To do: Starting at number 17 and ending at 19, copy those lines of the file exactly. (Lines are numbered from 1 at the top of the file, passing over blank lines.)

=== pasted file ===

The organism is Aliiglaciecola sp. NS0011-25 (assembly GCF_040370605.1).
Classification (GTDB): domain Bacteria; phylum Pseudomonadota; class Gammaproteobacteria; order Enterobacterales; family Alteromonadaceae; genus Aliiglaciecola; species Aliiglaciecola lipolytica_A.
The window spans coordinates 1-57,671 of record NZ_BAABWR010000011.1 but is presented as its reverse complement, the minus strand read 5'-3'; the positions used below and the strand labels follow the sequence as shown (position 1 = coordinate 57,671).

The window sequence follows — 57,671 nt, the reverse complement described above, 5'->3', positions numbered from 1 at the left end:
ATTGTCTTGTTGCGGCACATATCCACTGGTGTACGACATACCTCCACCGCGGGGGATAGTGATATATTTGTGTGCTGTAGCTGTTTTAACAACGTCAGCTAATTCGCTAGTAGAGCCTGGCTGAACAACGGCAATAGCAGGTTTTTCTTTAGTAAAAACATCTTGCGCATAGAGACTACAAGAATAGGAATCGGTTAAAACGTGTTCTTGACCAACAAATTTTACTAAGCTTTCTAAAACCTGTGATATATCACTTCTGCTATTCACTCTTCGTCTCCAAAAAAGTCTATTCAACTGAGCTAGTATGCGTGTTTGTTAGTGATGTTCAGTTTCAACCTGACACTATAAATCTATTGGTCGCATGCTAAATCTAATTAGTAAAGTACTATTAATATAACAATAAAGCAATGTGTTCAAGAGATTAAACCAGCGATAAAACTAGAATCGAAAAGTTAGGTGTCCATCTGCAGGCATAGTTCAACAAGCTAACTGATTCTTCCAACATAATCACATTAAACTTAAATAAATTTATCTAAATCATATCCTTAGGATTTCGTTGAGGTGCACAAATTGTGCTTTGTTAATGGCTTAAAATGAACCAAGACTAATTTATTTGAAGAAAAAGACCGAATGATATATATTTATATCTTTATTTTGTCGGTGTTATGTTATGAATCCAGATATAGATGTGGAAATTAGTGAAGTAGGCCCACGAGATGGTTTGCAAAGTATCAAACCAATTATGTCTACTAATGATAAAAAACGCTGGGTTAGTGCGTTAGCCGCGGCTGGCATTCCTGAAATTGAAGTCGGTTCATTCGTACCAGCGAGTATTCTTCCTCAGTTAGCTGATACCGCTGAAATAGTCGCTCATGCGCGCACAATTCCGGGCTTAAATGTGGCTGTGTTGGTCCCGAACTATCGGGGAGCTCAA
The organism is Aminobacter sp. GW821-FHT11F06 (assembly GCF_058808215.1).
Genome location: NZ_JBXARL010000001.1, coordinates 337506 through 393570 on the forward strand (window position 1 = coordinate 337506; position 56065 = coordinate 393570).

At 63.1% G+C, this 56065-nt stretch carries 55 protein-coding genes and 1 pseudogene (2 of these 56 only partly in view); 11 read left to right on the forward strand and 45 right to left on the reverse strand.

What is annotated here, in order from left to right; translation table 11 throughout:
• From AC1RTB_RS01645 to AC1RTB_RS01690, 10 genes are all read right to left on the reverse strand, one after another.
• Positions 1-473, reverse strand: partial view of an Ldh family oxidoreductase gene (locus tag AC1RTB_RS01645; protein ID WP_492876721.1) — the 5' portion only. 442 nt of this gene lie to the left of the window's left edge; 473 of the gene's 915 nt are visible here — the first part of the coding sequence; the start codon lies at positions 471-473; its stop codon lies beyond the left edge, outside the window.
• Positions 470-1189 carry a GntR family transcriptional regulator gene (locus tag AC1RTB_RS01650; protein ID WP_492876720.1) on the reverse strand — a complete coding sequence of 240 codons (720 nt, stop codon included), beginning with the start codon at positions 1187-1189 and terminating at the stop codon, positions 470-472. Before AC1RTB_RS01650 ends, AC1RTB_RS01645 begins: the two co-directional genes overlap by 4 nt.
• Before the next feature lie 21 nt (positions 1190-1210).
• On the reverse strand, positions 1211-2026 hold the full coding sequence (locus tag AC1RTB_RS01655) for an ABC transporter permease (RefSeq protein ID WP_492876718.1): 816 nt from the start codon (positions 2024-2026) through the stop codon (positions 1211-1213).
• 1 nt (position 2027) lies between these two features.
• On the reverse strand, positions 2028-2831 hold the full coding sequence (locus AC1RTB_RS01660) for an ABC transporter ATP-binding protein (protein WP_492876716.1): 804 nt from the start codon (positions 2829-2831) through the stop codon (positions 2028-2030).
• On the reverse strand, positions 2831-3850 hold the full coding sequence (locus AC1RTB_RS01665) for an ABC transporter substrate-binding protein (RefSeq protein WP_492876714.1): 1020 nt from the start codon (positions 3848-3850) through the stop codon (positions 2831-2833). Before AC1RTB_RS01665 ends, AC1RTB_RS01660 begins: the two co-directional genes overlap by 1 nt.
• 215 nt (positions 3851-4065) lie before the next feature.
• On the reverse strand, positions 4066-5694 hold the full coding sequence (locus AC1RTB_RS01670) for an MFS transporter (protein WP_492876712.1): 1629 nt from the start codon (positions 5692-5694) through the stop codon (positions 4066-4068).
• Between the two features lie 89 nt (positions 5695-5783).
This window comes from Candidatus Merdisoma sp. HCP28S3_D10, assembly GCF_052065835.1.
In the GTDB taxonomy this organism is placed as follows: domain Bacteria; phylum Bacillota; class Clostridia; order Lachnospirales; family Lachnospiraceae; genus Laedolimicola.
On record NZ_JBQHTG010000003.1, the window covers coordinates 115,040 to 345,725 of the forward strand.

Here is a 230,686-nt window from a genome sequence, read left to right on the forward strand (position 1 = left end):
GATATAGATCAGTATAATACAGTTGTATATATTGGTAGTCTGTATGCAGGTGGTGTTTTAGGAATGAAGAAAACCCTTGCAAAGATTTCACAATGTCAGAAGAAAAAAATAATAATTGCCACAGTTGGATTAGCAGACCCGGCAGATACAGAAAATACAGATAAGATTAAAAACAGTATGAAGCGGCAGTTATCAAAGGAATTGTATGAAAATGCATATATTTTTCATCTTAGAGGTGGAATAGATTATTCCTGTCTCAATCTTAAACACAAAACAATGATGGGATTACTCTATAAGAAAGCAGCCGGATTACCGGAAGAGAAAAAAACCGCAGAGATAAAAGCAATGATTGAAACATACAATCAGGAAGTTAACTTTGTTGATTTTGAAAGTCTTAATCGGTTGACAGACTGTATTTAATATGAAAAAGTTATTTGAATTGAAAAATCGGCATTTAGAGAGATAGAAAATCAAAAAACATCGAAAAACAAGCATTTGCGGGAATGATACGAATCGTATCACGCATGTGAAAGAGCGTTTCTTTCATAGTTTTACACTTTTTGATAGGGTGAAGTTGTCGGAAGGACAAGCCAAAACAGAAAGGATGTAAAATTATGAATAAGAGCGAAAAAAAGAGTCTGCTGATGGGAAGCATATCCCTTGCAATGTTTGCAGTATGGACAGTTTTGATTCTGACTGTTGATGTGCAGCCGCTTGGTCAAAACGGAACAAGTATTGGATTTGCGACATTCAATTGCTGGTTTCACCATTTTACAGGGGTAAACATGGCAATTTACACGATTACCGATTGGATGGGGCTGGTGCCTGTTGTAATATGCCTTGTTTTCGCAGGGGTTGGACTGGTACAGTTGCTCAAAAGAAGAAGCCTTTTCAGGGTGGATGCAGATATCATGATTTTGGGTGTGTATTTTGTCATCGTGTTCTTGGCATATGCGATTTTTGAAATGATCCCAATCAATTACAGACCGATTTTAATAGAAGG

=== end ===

• On the reverse strand, positions 2831-3850 hold the full coding sequence (locus AC1RTB_RS01665) for an ABC transporter substrate-binding protein (RefSeq protein WP_492876714.1): 1020 nt from the start codon (positions 3848-3850) through the stop codon (positions 2831-2833). Before AC1RTB_RS01665 ends, AC1RTB_RS01660 begins: the two co-directional genes overlap by 1 nt.
• 215 nt (positions 3851-4065) lie before the next feature.
• On the reverse strand, positions 4066-5694 hold the full coding sequence (locus AC1RTB_RS01670) for an MFS transporter (protein WP_492876712.1): 1629 nt from the start codon (positions 5692-5694) through the stop codon (positions 4066-4068).